Vancouver Public Library
Your Libraries and Your Stories
Readers tell us that the “Your Libraries” section is important for making connections across the province and for inspiring or affirming their own board and library director work. A huge thank you to those who contributed to this issue either with submissions about their library or by pointing to stories, news items and resource links.
Send us stories about your board and your library to firstname.lastname@example.org
Naskan Uxwal, I am Going Home
March 25 – 29, 2017
Submitted by Jane Duber, Trustee
Lillooet Area Library Association
Some Lillooet Area Library Association board members took part in an event by and for Indigenous people, Naskan Uxwal , “I am Going Home” at which we were not only the minority but also more or less ignorant of norms and protocol. We had been told by one of the organizers of this event, which brought the spirits of residential school students home from Kamloops to St’at’imc territory, that it would be good for us to be there, to welcome the Home Comers, and to experience the dynamic of being in the minority and not in the power position. I recommend doing similar things to non-Indigenous library personnel.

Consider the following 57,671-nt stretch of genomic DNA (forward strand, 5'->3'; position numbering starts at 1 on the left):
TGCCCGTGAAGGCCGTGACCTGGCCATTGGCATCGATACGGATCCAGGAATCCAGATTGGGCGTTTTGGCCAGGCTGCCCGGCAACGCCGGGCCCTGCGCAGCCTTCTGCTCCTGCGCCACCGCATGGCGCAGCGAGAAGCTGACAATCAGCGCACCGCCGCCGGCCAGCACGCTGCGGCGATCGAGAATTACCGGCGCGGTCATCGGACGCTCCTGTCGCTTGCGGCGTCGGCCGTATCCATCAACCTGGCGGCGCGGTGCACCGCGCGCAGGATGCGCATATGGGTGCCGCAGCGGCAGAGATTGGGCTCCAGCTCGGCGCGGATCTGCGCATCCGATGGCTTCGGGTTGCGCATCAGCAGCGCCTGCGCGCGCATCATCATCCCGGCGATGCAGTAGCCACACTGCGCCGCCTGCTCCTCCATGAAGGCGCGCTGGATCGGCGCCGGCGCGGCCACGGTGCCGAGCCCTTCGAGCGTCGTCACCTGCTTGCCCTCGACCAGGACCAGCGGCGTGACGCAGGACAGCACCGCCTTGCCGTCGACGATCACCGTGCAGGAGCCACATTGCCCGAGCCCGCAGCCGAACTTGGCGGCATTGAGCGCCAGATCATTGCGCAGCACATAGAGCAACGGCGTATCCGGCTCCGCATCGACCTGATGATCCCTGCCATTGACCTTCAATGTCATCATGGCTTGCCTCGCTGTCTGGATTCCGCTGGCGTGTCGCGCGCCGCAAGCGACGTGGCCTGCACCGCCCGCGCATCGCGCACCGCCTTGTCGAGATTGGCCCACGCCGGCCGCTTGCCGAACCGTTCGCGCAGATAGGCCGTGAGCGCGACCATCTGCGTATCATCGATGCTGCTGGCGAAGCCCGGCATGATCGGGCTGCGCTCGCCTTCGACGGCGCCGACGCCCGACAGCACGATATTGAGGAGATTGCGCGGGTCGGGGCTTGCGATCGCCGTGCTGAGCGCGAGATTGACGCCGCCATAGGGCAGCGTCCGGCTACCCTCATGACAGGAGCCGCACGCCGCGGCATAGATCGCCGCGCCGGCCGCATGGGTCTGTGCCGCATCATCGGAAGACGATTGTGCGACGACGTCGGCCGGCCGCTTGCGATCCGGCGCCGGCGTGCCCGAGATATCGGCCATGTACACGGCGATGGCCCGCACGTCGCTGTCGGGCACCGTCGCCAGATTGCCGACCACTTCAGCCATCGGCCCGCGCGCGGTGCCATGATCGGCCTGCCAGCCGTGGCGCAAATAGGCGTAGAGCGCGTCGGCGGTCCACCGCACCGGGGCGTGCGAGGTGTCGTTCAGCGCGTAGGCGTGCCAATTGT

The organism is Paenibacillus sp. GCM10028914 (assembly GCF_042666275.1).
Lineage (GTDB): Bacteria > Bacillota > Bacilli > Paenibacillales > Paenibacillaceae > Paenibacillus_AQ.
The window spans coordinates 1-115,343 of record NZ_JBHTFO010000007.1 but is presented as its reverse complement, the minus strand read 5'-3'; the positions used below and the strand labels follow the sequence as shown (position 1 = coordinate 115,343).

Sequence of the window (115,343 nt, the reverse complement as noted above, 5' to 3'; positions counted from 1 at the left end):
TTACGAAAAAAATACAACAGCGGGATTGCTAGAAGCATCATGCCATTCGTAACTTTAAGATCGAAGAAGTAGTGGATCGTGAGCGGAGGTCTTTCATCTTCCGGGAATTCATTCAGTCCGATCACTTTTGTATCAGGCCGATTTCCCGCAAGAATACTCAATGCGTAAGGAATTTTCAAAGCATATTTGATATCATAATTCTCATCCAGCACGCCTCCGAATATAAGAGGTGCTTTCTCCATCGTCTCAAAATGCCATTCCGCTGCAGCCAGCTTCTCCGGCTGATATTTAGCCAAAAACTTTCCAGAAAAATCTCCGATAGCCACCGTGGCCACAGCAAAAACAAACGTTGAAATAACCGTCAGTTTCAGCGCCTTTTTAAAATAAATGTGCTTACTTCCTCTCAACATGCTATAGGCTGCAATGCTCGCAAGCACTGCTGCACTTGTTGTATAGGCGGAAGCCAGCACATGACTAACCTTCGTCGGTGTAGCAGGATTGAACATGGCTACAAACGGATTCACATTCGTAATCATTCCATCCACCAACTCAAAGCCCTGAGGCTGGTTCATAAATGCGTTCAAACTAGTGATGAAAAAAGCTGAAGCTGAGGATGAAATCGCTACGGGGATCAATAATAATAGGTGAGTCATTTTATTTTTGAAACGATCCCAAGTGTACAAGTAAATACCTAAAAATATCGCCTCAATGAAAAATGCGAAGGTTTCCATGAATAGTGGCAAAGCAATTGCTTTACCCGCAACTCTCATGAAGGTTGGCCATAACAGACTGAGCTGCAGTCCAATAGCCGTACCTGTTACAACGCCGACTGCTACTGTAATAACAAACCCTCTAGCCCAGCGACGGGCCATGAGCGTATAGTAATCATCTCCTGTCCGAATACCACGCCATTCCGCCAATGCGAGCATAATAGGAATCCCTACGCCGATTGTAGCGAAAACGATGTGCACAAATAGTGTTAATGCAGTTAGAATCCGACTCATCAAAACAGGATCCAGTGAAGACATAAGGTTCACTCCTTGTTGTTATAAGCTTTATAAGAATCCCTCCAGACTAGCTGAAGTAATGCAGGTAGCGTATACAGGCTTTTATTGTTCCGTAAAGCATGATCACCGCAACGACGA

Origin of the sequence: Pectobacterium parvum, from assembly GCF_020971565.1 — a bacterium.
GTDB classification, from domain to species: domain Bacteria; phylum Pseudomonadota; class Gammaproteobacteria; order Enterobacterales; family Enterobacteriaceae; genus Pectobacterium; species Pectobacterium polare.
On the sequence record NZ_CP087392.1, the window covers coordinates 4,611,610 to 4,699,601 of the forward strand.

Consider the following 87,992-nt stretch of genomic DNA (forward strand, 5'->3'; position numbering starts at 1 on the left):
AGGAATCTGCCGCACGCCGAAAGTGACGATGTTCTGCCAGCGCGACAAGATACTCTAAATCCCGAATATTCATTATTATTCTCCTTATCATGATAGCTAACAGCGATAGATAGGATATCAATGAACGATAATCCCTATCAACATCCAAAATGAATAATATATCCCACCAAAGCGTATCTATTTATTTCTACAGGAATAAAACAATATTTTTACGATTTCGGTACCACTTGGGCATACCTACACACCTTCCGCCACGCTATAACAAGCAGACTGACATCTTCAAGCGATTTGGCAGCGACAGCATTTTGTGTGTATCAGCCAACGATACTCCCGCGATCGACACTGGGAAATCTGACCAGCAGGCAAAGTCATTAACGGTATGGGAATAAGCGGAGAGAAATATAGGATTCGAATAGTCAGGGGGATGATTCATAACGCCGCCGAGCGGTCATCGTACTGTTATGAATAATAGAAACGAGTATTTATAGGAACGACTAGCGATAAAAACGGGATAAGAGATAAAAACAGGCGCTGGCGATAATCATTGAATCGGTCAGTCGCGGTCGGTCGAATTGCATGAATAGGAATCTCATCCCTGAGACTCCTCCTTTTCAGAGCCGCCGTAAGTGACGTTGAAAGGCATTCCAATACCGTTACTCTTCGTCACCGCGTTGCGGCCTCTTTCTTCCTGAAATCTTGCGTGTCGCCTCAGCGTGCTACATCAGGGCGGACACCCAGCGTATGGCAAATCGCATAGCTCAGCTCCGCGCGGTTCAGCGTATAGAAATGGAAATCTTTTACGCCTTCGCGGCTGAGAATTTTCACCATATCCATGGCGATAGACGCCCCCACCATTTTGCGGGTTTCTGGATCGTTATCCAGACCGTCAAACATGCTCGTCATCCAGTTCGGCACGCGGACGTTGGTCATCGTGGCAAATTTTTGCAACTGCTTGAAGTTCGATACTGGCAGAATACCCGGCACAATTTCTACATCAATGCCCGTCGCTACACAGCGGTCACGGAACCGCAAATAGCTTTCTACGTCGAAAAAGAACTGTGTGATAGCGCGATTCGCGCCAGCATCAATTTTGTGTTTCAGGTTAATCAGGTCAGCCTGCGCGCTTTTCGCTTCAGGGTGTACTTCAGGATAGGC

Photo credit: Sid Scotchman
Reconciliation: Opening the Door to Conversations
Submitted by Daphne Wood, Director, Communications and Development
Greater Victoria Public Library
A new speaker series focused on Canada’s Aboriginal people aims to build a greater understanding of the need for reconciliation in Canada.
Presented in partnership between Victoria Native Friendship Centre and Greater Victoria Public Library, the free, four-part series explores how reconciliation contributes to healthy communities. Topics will include the impacts of colonization, Aboriginal law, the legacy of the residential school experience and arts and culture.
“Our city is stronger when we celebrate diversity,” says Maureen Sawa, CEO, Greater Victoria Public Library. “This speaker series will prompt important conversations about the experience, values and culture of Aboriginal people and show how honouring their history and heritage contributes to a vibrant, inclusive community. In Canada’s 150th year, we’re glad to bring this learning opportunity to Greater Victoria, in collaboration with the Victoria Native Friendship Centre.”